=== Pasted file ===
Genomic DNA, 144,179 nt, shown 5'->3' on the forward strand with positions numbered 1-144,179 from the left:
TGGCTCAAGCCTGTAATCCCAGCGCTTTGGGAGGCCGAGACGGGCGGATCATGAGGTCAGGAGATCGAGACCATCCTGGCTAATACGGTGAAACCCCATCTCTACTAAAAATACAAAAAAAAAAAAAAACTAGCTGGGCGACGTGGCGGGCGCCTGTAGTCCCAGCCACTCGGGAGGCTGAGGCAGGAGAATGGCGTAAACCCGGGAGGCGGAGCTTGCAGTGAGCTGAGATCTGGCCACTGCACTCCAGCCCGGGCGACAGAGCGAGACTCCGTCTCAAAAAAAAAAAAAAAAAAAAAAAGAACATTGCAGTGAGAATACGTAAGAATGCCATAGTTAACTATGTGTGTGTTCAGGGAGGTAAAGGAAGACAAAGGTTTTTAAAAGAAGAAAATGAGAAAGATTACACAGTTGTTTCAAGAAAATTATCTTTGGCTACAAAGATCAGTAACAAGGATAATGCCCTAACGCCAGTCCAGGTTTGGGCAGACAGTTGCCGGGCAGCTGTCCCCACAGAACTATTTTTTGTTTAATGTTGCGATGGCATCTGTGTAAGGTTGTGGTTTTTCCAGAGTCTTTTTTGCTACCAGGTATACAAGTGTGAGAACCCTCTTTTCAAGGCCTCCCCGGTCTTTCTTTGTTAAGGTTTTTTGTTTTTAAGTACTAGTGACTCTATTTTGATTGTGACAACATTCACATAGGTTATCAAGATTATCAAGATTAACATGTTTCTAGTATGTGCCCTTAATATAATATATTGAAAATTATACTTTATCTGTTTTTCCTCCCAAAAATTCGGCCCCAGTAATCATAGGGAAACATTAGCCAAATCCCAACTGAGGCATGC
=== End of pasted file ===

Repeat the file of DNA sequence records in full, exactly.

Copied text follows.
Genomic DNA, 144,179 nt, shown 5'->3' on the forward strand with positions numbered 1-144,179 from the left:
TGGCTCAAGCCTGTAATCCCAGCGCTTTGGGAGGCCGAGACGGGCGGATCATGAGGTCAGGAGATCGAGACCATCCTGGCTAATACGGTGAAACCCCATCTCTACTAAAAATACAAAAAAAAAAAAAAACTAGCTGGGCGACGTGGCGGGCGCCTGTAGTCCCAGCCACTCGGGAGGCTGAGGCAGGAGAATGGCGTAAACCCGGGAGGCGGAGCTTGCAGTGAGCTGAGATCTGGCCACTGCACTCCAGCCCGGGCGACAGAGCGAGACTCCGTCTCAAAAAAAAAAAAAAAAAAAAAAAGAACATTGCAGTGAGAATACGTAAGAATGCCATAGTTAACTATGTGTGTGTTCAGGGAGGTAAAGGAAGACAAAGGTTTTTAAAAGAAGAAAATGAGAAAGATTACACAGTTGTTTCAAGAAAATTATCTTTGGCTACAAAGATCAGTAACAAGGATAATGCCCTAACGCCAGTCCAGGTTTGGGCAGACAGTTGCCGGGCAGCTGTCCCCACAGAACTATTTTTTGTTTAATGTTGCGATGGCATCTGTGTAAGGTTGTGGTTTTTCCAGAGTCTTTTTTGCTACCAGGTATACAAGTGTGAGAACCCTCTTTTCAAGGCCTCCCCGGTCTTTCTTTGTTAAGGTTTTTTGTTTTTAAGTACTAGTGACTCTATTTTGATTGTGACAACATTCACATAGGTTATCAAGATTATCAAGATTAACATGTTTCTAGTATGTGCCCTTAATATAATATATTGAAAATTATACTTTATCTGTTTTTCCTCCCAAAAATTCGGCCCCAGTAATCATAGGGAAACATTAGCCAAATCCCAACTGAGGCATGC